Kaiser, Henry John, 1882–1967, American industrialist, b. Sprout Brook, N.Y. He organized his first construction company in 1913, soon entered the road-paving business, and by 1930 was a leader in the field. In 1931 he was named chairman of the executive committee of the company formed to build Hoover Dam. He also participated in the construction of Bonneville, Grand Coulee, and Shasta dams and the San Francisco–Oakland Bay Bridge. During World War II he and his corporations made exceptional contributions to the war effort, producing ships, planes, and military vehicles in vast numbers. From 1945 until his death he served as chairman of Kaiser Industries, an enterprise involving steel, aluminum, and home building. His effort to become an automobile manufacturer after World War II was not successful, but he did have a lasting impact on the health care industry by establishing (1938) a prepaid health plan for his workers. After the war the plan was opened to the general public and it became a model for health maintenance organizations (HMOs), which provide heath care to patients for a set fee.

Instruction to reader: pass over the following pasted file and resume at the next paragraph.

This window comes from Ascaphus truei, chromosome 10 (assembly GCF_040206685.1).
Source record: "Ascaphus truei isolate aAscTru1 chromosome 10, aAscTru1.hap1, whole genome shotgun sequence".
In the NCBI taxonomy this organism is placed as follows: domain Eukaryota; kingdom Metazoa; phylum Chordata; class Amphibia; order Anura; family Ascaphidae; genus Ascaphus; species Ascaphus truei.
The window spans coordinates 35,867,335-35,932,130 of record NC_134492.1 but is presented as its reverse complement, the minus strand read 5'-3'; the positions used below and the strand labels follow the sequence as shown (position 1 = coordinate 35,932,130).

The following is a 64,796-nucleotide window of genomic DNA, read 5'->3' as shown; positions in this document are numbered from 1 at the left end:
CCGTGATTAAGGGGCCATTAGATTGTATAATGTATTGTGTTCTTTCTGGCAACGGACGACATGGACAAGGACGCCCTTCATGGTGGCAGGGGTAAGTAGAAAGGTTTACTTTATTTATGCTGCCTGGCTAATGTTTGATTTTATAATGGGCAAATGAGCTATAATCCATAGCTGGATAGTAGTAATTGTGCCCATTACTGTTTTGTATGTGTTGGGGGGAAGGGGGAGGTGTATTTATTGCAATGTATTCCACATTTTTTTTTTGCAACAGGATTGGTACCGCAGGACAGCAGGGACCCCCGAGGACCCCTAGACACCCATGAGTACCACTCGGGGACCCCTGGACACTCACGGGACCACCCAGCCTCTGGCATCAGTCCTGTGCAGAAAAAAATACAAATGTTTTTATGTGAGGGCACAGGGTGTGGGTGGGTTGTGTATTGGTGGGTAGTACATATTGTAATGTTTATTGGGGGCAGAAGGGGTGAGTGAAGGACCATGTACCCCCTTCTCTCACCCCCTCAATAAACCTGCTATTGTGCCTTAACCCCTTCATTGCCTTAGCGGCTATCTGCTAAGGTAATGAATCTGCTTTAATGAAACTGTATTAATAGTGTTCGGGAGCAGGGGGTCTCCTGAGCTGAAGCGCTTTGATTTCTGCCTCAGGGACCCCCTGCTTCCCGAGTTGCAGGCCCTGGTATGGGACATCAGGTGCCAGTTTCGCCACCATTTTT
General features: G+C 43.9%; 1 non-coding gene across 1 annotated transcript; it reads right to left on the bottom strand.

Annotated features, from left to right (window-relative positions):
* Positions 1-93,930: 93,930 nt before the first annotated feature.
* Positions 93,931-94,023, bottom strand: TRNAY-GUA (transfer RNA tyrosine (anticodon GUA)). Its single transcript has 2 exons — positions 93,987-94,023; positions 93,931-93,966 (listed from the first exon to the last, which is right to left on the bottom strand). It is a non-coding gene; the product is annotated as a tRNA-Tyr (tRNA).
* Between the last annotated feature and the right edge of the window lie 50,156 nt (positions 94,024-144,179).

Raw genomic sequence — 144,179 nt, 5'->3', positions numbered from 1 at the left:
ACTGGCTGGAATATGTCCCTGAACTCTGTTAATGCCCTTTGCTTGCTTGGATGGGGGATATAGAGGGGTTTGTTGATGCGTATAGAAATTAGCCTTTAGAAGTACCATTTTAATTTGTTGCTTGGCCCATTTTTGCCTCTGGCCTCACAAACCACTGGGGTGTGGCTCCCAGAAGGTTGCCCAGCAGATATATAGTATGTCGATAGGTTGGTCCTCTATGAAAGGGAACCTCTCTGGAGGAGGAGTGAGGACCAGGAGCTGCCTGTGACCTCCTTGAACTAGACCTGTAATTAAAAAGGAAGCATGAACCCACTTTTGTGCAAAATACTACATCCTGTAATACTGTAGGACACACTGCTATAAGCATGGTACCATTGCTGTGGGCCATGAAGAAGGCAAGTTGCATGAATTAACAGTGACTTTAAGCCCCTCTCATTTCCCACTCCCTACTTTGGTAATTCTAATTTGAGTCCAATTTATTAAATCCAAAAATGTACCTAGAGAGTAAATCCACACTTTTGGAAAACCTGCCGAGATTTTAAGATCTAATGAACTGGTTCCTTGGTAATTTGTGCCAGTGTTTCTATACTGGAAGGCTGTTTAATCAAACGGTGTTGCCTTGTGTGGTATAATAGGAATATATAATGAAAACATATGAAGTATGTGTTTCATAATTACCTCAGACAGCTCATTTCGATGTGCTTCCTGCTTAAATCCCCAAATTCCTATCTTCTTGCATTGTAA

The Columbia Electronic Encyclopedia, 6th ed. Copyright © 2012, Columbia University Press. All rights reserved.